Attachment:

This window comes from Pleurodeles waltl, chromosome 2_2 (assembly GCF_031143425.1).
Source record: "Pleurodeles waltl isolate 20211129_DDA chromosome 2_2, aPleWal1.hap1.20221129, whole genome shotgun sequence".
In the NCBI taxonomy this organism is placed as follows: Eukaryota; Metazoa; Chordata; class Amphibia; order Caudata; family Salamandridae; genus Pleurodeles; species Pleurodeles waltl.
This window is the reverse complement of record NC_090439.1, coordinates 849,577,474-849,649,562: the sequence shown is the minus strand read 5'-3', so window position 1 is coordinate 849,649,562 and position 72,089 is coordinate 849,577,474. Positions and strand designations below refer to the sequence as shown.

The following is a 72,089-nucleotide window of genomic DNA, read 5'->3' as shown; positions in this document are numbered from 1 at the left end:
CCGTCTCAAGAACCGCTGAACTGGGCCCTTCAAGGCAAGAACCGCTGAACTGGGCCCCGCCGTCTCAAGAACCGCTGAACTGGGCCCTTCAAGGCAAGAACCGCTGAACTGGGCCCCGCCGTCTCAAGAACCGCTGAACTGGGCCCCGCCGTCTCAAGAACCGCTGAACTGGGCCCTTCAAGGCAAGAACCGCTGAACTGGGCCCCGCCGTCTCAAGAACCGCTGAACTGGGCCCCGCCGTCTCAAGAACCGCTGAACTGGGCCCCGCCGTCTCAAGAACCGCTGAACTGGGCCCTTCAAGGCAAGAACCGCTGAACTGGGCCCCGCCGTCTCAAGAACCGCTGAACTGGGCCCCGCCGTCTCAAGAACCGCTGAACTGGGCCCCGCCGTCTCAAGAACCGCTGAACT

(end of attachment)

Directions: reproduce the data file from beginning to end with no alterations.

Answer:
This window comes from Pleurodeles waltl, chromosome 2_2 (assembly GCF_031143425.1).
Source record: "Pleurodeles waltl isolate 20211129_DDA chromosome 2_2, aPleWal1.hap1.20221129, whole genome shotgun sequence".
In the NCBI taxonomy this organism is placed as follows: Eukaryota; Metazoa; Chordata; class Amphibia; order Caudata; family Salamandridae; genus Pleurodeles; species Pleurodeles waltl.
This window is the reverse complement of record NC_090439.1, coordinates 849,577,474-849,649,562: the sequence shown is the minus strand read 5'-3', so window position 1 is coordinate 849,649,562 and position 72,089 is coordinate 849,577,474. Positions and strand designations below refer to the sequence as shown.

The following is a 72,089-nucleotide window of genomic DNA, read 5'->3' as shown; positions in this document are numbered from 1 at the left end:
CCGTCTCAAGAACCGCTGAACTGGGCCCTTCAAGGCAAGAACCGCTGAACTGGGCCCCGCCGTCTCAAGAACCGCTGAACTGGGCCCTTCAAGGCAAGAACCGCTGAACTGGGCCCCGCCGTCTCAAGAACCGCTGAACTGGGCCCCGCCGTCTCAAGAACCGCTGAACTGGGCCCTTCAAGGCAAGAACCGCTGAACTGGGCCCCGCCGTCTCAAGAACCGCTGAACTGGGCCCCGCCGTCTCAAGAACCGCTGAACTGGGCCCCGCCGTCTCAAGAACCGCTGAACTGGGCCCTTCAAGGCAAGAACCGCTGAACTGGGCCCCGCCGTCTCAAGAACCGCTGAACTGGGCCCCGCCGTCTCAAGAACCGCTGAACTGGGCCCCGCCGTCTCAAGAACCGCTGAACT